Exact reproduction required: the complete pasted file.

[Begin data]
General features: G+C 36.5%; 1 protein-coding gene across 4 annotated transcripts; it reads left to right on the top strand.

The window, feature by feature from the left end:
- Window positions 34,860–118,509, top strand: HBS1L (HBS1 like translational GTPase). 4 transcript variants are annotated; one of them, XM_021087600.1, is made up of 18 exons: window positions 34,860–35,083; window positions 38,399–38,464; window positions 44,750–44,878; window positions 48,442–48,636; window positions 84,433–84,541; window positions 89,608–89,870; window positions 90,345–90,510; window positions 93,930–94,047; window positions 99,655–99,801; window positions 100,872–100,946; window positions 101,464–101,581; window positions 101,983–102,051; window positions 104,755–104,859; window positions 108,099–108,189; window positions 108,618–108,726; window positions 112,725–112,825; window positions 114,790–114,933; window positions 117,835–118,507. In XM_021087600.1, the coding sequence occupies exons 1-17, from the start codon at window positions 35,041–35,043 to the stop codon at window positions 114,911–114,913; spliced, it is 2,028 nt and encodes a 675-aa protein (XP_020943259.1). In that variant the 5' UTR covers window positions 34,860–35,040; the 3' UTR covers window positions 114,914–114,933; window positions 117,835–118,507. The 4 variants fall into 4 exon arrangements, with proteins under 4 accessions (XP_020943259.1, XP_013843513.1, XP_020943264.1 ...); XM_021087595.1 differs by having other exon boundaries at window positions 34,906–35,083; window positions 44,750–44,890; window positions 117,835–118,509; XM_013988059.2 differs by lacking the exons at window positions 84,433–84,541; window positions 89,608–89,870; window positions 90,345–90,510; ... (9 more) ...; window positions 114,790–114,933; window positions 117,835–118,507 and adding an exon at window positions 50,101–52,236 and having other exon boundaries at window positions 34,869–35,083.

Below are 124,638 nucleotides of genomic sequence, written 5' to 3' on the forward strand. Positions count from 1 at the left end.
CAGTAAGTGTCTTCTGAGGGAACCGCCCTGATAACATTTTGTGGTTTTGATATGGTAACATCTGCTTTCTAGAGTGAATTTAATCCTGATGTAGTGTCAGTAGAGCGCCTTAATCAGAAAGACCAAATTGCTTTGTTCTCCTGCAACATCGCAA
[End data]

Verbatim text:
General features: G+C 36.5%; 1 protein-coding gene across 4 annotated transcripts; it reads left to right on the top strand.

The window, feature by feature from the left end:
- Window positions 34,860–118,509, top strand: HBS1L (HBS1 like translational GTPase). 4 transcript variants are annotated; one of them, XM_021087600.1, is made up of 18 exons: window positions 34,860–35,083; window positions 38,399–38,464; window positions 44,750–44,878; window positions 48,442–48,636; window positions 84,433–84,541; window positions 89,608–89,870; window positions 90,345–90,510; window positions 93,930–94,047; window positions 99,655–99,801; window positions 100,872–100,946; window positions 101,464–101,581; window positions 101,983–102,051; window positions 104,755–104,859; window positions 108,099–108,189; window positions 108,618–108,726; window positions 112,725–112,825; window positions 114,790–114,933; window positions 117,835–118,507. In XM_021087600.1, the coding sequence occupies exons 1-17, from the start codon at window positions 35,041–35,043 to the stop codon at window positions 114,911–114,913; spliced, it is 2,028 nt and encodes a 675-aa protein (XP_020943259.1). In that variant the 5' UTR covers window positions 34,860–35,040; the 3' UTR covers window positions 114,914–114,933; window positions 117,835–118,507. The 4 variants fall into 4 exon arrangements, with proteins under 4 accessions (XP_020943259.1, XP_013843513.1, XP_020943264.1 ...); XM_021087595.1 differs by having other exon boundaries at window positions 34,906–35,083; window positions 44,750–44,890; window positions 117,835–118,509; XM_013988059.2 differs by lacking the exons at window positions 84,433–84,541; window positions 89,608–89,870; window positions 90,345–90,510; ... (9 more) ...; window positions 114,790–114,933; window positions 117,835–118,507 and adding an exon at window positions 50,101–52,236 and having other exon boundaries at window positions 34,869–35,083.

Below are 124,638 nucleotides of genomic sequence, written 5' to 3' on the forward strand. Positions count from 1 at the left end.
CAGTAAGTGTCTTCTGAGGGAACCGCCCTGATAACATTTTGTGGTTTTGATATGGTAACATCTGCTTTCTAGAGTGAATTTAATCCTGATGTAGTGTCAGTAGAGCGCCTTAATCAGAAAGACCAAATTGCTTTGTTCTCCTGCAACATCGCAA